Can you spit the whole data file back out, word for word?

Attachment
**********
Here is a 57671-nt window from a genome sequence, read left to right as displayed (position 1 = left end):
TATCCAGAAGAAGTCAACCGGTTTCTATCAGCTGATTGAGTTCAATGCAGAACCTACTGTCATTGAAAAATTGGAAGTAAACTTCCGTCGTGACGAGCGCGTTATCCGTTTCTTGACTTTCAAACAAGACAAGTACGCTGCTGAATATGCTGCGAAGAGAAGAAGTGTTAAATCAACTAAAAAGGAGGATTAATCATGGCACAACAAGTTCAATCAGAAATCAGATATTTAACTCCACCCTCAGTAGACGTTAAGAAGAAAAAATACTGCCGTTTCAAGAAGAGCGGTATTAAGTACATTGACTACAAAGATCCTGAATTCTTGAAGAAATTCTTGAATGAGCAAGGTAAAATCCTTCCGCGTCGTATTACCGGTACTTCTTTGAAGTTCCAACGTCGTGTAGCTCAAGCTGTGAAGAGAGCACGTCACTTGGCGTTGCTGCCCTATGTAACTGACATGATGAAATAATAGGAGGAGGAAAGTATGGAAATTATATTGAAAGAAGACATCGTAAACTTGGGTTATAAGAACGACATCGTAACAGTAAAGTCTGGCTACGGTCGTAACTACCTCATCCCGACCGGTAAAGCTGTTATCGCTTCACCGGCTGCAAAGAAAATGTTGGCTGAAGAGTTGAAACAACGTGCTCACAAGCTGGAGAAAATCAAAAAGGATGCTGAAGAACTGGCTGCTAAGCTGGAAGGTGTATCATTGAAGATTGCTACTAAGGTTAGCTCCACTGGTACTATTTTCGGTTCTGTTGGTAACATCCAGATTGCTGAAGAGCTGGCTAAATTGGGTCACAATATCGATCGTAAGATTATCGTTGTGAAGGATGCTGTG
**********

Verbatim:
Here is a 57671-nt window from a genome sequence, read left to right as displayed (position 1 = left end):
TATCCAGAAGAAGTCAACCGGTTTCTATCAGCTGATTGAGTTCAATGCAGAACCTACTGTCATTGAAAAATTGGAAGTAAACTTCCGTCGTGACGAGCGCGTTATCCGTTTCTTGACTTTCAAACAAGACAAGTACGCTGCTGAATATGCTGCGAAGAGAAGAAGTGTTAAATCAACTAAAAAGGAGGATTAATCATGGCACAACAAGTTCAATCAGAAATCAGATATTTAACTCCACCCTCAGTAGACGTTAAGAAGAAAAAATACTGCCGTTTCAAGAAGAGCGGTATTAAGTACATTGACTACAAAGATCCTGAATTCTTGAAGAAATTCTTGAATGAGCAAGGTAAAATCCTTCCGCGTCGTATTACCGGTACTTCTTTGAAGTTCCAACGTCGTGTAGCTCAAGCTGTGAAGAGAGCACGTCACTTGGCGTTGCTGCCCTATGTAACTGACATGATGAAATAATAGGAGGAGGAAAGTATGGAAATTATATTGAAAGAAGACATCGTAAACTTGGGTTATAAGAACGACATCGTAACAGTAAAGTCTGGCTACGGTCGTAACTACCTCATCCCGACCGGTAAAGCTGTTATCGCTTCACCGGCTGCAAAGAAAATGTTGGCTGAAGAGTTGAAACAACGTGCTCACAAGCTGGAGAAAATCAAAAAGGATGCTGAAGAACTGGCTGCTAAGCTGGAAGGTGTATCATTGAAGATTGCTACTAAGGTTAGCTCCACTGGTACTATTTTCGGTTCTGTTGGTAACATCCAGATTGCTGAAGAGCTGGCTAAATTGGGTCACAATATCGATCGTAAGATTATCGTTGTGAAGGATGCTGTG